Over 100 Years Since Beginning of Utah's Strawberry Valley Project
2005 marked the centennial for the congressional authorization of the Strawberry Valley Project, which comprises about 45,000 acres of irrigated land around Spanish Fork in north-central Utah. To commemorate this milestone, the Strawberry Water User Association and Reclamation hosted a ceremony on June 24, in Wasatch County, Utah. More than 100 people attended the event, including Reclamation Commissioner, John Keys, Utah Lieutenant Governor Gary Herbert and Joe Hunter, Chief of Staff for Congressman Chris Cannon. Mayors from communities throughout Utah County as well as representatives from a number of water entities were also present.
The Strawberry Valley Project was important to the development of Utah Valley because it provided vital irrigation water via a system of project features including Strawberry Dam and Reservoir, the Strawberry Tunnel (a trans-mountain conveyance tunnel), Indian Creek Dike and feeder canal, Springville-Mapleton lateral, Highline Canal, Power Canal and the Upper and Lower Spanish Fork Power Plants.
Early settlers in the lower Utah Valley were limited in their ability to develop irrigable lands due to the low summer flows in the Spanish Fork River, and needed supplemental water storage. Not long after the 1902 Reclamation Act was passed, preliminary surveys and investigations by the U.S. Reclamation Service (known today as the Bureau of Reclamation) for the Strawberry Valley Project began in 1903, making it one of the earliest projects evaluated under the Reclamation Act. Upon completion of the investigations, the project was authorized on December 15, 1905, and construction on the Strawberry Tunnel component of the project began in 1906.
The Strawberry Valley Project represents the first large-scale trans-mountain diversion from the Colorado River Basin to the Bonneville Basin. The tunnel was built to transport water from the outlet of the Strawberry Reservoir through the Wasatch Divide for discharge into Diamond Fork (a tributary of the Spanish Fork River) and diversion to the Strawberry Power Canal to supply the Springville-Mapleton Lateral, the High Line Canal system, and the Upper and Lower Spanish Fork Powerplants.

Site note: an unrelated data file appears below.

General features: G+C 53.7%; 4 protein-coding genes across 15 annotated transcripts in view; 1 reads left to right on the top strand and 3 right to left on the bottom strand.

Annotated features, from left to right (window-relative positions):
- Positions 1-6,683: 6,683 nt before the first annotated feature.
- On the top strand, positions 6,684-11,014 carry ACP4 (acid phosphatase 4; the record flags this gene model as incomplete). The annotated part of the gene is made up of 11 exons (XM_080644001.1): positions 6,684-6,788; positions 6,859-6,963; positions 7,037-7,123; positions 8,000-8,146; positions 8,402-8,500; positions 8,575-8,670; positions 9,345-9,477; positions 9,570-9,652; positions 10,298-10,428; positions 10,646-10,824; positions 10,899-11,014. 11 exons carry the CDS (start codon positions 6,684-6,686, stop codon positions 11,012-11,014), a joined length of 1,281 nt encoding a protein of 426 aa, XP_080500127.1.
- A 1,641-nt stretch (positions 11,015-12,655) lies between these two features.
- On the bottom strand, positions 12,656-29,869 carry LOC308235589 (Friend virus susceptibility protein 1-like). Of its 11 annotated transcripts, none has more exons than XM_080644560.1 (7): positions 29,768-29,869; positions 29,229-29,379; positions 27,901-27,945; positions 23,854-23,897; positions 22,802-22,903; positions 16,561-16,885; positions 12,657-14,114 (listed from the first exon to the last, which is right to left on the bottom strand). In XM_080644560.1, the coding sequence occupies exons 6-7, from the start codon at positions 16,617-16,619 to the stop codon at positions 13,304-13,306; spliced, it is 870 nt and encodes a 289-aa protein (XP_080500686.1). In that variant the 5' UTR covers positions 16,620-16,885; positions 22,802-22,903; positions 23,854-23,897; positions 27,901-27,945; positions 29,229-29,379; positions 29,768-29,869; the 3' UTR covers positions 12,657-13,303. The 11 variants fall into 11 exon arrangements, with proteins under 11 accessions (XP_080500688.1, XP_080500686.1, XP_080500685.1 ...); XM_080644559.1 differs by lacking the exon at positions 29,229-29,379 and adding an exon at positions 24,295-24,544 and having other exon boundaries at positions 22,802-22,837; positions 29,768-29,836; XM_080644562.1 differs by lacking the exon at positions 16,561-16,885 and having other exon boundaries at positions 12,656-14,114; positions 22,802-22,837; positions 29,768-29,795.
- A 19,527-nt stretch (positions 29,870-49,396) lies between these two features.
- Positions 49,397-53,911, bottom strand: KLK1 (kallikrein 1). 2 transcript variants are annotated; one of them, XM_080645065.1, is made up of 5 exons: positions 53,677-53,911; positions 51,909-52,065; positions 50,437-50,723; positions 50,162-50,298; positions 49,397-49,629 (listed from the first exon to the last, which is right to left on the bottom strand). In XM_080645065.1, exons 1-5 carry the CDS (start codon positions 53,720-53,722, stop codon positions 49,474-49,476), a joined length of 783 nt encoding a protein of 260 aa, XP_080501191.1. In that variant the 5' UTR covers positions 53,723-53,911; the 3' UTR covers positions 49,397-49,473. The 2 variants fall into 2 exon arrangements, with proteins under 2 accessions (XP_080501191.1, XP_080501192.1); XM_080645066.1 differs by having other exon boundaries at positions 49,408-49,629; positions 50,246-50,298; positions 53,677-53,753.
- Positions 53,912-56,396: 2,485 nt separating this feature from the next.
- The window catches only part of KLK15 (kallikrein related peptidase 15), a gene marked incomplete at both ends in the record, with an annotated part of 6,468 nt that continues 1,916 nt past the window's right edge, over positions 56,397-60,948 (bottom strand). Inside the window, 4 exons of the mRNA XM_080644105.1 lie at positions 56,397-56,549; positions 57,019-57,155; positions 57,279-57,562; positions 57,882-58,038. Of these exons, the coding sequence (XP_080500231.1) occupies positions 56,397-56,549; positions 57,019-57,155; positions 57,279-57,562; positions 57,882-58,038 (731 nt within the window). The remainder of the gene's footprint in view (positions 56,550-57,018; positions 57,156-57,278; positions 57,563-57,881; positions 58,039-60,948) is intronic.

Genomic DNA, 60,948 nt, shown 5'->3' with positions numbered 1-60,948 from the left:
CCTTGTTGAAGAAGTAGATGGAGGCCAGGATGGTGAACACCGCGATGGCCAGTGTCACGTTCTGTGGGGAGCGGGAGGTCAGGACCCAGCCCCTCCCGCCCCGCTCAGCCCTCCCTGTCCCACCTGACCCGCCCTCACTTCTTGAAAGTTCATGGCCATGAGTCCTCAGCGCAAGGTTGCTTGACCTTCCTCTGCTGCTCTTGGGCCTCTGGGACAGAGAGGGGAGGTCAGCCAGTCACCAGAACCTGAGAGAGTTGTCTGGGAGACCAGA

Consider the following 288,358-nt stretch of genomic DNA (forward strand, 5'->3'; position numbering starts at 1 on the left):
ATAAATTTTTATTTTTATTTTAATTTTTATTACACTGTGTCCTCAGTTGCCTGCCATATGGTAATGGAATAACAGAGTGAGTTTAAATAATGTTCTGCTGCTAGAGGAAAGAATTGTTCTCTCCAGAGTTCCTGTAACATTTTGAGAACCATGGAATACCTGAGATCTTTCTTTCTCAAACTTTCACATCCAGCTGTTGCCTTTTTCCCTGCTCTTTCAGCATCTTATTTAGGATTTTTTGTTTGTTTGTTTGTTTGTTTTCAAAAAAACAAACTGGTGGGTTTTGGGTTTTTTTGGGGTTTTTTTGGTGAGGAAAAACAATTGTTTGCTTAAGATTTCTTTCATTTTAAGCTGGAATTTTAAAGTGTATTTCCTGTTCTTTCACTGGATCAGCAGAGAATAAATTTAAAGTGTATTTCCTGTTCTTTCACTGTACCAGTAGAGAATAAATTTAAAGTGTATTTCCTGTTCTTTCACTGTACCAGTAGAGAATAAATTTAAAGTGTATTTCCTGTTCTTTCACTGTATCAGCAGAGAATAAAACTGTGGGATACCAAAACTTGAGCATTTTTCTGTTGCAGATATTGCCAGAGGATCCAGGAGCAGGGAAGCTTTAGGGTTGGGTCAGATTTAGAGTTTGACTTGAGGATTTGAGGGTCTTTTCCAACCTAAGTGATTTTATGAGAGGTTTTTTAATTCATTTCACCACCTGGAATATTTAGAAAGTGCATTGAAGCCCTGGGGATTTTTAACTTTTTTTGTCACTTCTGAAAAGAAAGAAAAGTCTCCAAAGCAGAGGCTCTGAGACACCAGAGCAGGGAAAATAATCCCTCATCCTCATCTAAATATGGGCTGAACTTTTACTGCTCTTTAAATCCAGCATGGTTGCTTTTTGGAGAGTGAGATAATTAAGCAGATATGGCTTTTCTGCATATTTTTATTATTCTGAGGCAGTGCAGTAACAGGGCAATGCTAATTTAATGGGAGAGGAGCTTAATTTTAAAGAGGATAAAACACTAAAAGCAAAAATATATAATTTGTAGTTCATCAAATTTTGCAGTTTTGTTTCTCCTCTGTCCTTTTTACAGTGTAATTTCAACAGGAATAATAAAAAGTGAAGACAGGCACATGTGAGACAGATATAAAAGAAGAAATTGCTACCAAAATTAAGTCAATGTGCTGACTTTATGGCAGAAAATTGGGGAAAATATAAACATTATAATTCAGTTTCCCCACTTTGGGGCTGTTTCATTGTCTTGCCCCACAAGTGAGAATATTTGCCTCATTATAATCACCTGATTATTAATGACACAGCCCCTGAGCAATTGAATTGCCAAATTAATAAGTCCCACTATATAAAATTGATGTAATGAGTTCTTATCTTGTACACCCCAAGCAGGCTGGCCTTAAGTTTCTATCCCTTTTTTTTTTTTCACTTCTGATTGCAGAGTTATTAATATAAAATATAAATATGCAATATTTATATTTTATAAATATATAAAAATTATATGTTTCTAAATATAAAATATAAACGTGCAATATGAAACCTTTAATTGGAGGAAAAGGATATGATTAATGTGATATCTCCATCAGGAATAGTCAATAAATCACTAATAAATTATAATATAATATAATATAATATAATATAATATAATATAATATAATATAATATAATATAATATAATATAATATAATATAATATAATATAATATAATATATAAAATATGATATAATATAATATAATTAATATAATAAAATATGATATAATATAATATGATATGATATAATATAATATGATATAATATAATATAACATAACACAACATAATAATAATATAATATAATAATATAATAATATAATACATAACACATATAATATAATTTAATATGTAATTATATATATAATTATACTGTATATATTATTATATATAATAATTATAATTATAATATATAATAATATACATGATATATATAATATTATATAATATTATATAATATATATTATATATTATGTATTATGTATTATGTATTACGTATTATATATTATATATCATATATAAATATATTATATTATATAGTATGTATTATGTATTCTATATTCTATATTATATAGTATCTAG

Construction of Strawberry Dam began in 1908 and was completed in 1913. Once completed, Strawberry Dam was the largest structure of its kind in Utah, standing 72 feet high. The entire Strawberry Valley Project was completed by June 30, 1922. In the mid-1920's, the Strawberry Water Users Association (SWUA) was formed and contracted with Reclamation to operate the project which obligated the SWUA to repay a portion of the project's construction costs over a 50-year period. The final re-payment of these costs was paid by the SWUA in 1974.
Today, parts of the Strawberry Valley Project have been integrated into the Bonneville Unit of the Central Utah Project. In 1974, Strawberry Reservoir was enlarged by the construction of Soldier Creek Dam, located seven miles downstream from the old Strawberry Dam, to provide increased storage capacity. Water deliveries are now made through the Sixth Water Aqueduct and Syar Tunnel which has replaced the Old Strawberry Tunnel. But it is the construction of the Strawberry Valley Project a century ago, which made the advances of today possible.